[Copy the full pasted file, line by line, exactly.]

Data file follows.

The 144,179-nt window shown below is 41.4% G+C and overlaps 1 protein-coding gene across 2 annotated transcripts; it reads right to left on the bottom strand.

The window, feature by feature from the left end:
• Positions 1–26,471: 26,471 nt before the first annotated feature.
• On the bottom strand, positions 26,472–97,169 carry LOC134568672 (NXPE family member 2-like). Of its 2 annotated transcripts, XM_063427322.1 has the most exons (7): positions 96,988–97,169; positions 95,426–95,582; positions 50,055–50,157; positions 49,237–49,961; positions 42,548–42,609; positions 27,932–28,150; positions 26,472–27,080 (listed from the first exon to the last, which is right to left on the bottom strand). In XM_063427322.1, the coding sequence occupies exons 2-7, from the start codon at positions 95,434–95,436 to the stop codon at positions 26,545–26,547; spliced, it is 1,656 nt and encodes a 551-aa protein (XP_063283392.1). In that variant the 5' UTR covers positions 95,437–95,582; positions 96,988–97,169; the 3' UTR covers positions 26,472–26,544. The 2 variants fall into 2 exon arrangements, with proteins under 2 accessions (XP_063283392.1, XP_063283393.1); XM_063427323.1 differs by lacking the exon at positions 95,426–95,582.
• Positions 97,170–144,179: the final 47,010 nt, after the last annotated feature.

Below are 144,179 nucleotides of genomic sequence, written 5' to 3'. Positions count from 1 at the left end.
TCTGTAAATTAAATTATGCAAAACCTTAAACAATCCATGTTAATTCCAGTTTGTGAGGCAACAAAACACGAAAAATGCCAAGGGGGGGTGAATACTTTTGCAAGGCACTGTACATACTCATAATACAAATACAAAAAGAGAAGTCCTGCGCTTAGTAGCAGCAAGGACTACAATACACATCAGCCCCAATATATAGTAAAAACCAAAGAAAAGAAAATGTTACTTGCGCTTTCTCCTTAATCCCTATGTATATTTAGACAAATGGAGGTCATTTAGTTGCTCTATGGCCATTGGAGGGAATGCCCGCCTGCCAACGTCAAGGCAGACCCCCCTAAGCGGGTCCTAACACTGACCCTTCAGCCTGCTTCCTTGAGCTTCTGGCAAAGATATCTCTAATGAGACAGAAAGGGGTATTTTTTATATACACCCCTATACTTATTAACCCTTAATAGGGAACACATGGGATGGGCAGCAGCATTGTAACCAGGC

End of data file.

The 144,179-nt window shown below is 41.4% G+C and overlaps 1 protein-coding gene across 2 annotated transcripts; it reads right to left on the bottom strand.

The window, feature by feature from the left end:
• Positions 1–26,471: 26,471 nt before the first annotated feature.
• On the bottom strand, positions 26,472–97,169 carry LOC134568672 (NXPE family member 2-like). Of its 2 annotated transcripts, XM_063427322.1 has the most exons (7): positions 96,988–97,169; positions 95,426–95,582; positions 50,055–50,157; positions 49,237–49,961; positions 42,548–42,609; positions 27,932–28,150; positions 26,472–27,080 (listed from the first exon to the last, which is right to left on the bottom strand). In XM_063427322.1, the coding sequence occupies exons 2-7, from the start codon at positions 95,434–95,436 to the stop codon at positions 26,545–26,547; spliced, it is 1,656 nt and encodes a 551-aa protein (XP_063283392.1). In that variant the 5' UTR covers positions 95,437–95,582; positions 96,988–97,169; the 3' UTR covers positions 26,472–26,544. The 2 variants fall into 2 exon arrangements, with proteins under 2 accessions (XP_063283392.1, XP_063283393.1); XM_063427323.1 differs by lacking the exon at positions 95,426–95,582.
• Positions 97,170–144,179: the final 47,010 nt, after the last annotated feature.

Below are 144,179 nucleotides of genomic sequence, written 5' to 3'. Positions count from 1 at the left end.
TCTGTAAATTAAATTATGCAAAACCTTAAACAATCCATGTTAATTCCAGTTTGTGAGGCAACAAAACACGAAAAATGCCAAGGGGGGGTGAATACTTTTGCAAGGCACTGTACATACTCATAATACAAATACAAAAAGAGAAGTCCTGCGCTTAGTAGCAGCAAGGACTACAATACACATCAGCCCCAATATATAGTAAAAACCAAAGAAAAGAAAATGTTACTTGCGCTTTCTCCTTAATCCCTATGTATATTTAGACAAATGGAGGTCATTTAGTTGCTCTATGGCCATTGGAGGGAATGCCCGCCTGCCAACGTCAAGGCAGACCCCCCTAAGCGGGTCCTAACACTGACCCTTCAGCCTGCTTCCTTGAGCTTCTGGCAAAGATATCTCTAATGAGACAGAAAGGGGTATTTTTTATATACACCCCTATACTTATTAACCCTTAATAGGGAACACATGGGATGGGCAGCAGCATTGTAACCAGGC